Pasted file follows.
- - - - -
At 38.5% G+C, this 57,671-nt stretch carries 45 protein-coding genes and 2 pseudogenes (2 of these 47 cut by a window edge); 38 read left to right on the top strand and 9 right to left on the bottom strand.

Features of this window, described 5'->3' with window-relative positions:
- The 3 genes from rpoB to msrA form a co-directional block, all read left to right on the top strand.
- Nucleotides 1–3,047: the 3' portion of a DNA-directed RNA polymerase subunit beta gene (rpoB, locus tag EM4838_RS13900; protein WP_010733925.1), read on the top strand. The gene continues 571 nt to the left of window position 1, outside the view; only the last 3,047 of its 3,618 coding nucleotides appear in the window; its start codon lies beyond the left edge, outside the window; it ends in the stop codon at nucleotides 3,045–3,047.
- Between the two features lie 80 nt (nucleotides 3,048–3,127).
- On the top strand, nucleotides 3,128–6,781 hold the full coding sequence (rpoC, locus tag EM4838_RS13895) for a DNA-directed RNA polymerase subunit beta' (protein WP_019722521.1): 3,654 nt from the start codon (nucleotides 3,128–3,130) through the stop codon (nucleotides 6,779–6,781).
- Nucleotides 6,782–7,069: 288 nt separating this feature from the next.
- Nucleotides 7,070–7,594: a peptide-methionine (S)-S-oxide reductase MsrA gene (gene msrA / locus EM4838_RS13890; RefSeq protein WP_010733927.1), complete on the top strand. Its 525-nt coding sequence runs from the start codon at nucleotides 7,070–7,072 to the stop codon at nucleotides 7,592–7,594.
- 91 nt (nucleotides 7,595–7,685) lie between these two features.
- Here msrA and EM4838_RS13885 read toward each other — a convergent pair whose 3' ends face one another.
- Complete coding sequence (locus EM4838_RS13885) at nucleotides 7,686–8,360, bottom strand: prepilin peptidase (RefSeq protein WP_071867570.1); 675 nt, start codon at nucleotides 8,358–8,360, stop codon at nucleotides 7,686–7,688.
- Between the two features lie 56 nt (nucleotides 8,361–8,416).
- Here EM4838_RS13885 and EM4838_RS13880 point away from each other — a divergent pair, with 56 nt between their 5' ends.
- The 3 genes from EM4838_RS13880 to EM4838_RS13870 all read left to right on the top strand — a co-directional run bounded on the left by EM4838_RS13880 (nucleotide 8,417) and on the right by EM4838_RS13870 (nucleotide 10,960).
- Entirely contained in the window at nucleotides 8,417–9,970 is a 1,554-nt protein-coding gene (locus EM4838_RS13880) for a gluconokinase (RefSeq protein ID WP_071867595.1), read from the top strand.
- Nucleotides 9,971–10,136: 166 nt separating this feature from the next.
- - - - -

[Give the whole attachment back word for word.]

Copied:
At 38.5% G+C, this 57,671-nt stretch carries 45 protein-coding genes and 2 pseudogenes (2 of these 47 cut by a window edge); 38 read left to right on the top strand and 9 right to left on the bottom strand.

Features of this window, described 5'->3' with window-relative positions:
- The 3 genes from rpoB to msrA form a co-directional block, all read left to right on the top strand.
- Nucleotides 1–3,047: the 3' portion of a DNA-directed RNA polymerase subunit beta gene (rpoB, locus tag EM4838_RS13900; protein WP_010733925.1), read on the top strand. The gene continues 571 nt to the left of window position 1, outside the view; only the last 3,047 of its 3,618 coding nucleotides appear in the window; its start codon lies beyond the left edge, outside the window; it ends in the stop codon at nucleotides 3,045–3,047.
- Between the two features lie 80 nt (nucleotides 3,048–3,127).
- On the top strand, nucleotides 3,128–6,781 hold the full coding sequence (rpoC, locus tag EM4838_RS13895) for a DNA-directed RNA polymerase subunit beta' (protein WP_019722521.1): 3,654 nt from the start codon (nucleotides 3,128–3,130) through the stop codon (nucleotides 6,779–6,781).
- Nucleotides 6,782–7,069: 288 nt separating this feature from the next.
- Nucleotides 7,070–7,594: a peptide-methionine (S)-S-oxide reductase MsrA gene (gene msrA / locus EM4838_RS13890; RefSeq protein WP_010733927.1), complete on the top strand. Its 525-nt coding sequence runs from the start codon at nucleotides 7,070–7,072 to the stop codon at nucleotides 7,592–7,594.
- 91 nt (nucleotides 7,595–7,685) lie between these two features.
- Here msrA and EM4838_RS13885 read toward each other — a convergent pair whose 3' ends face one another.
- Complete coding sequence (locus EM4838_RS13885) at nucleotides 7,686–8,360, bottom strand: prepilin peptidase (RefSeq protein WP_071867570.1); 675 nt, start codon at nucleotides 8,358–8,360, stop codon at nucleotides 7,686–7,688.
- Between the two features lie 56 nt (nucleotides 8,361–8,416).
- Here EM4838_RS13885 and EM4838_RS13880 point away from each other — a divergent pair, with 56 nt between their 5' ends.
- The 3 genes from EM4838_RS13880 to EM4838_RS13870 all read left to right on the top strand — a co-directional run bounded on the left by EM4838_RS13880 (nucleotide 8,417) and on the right by EM4838_RS13870 (nucleotide 10,960).
- Entirely contained in the window at nucleotides 8,417–9,970 is a 1,554-nt protein-coding gene (locus EM4838_RS13880) for a gluconokinase (RefSeq protein ID WP_071867595.1), read from the top strand.
- Nucleotides 9,971–10,136: 166 nt separating this feature from the next.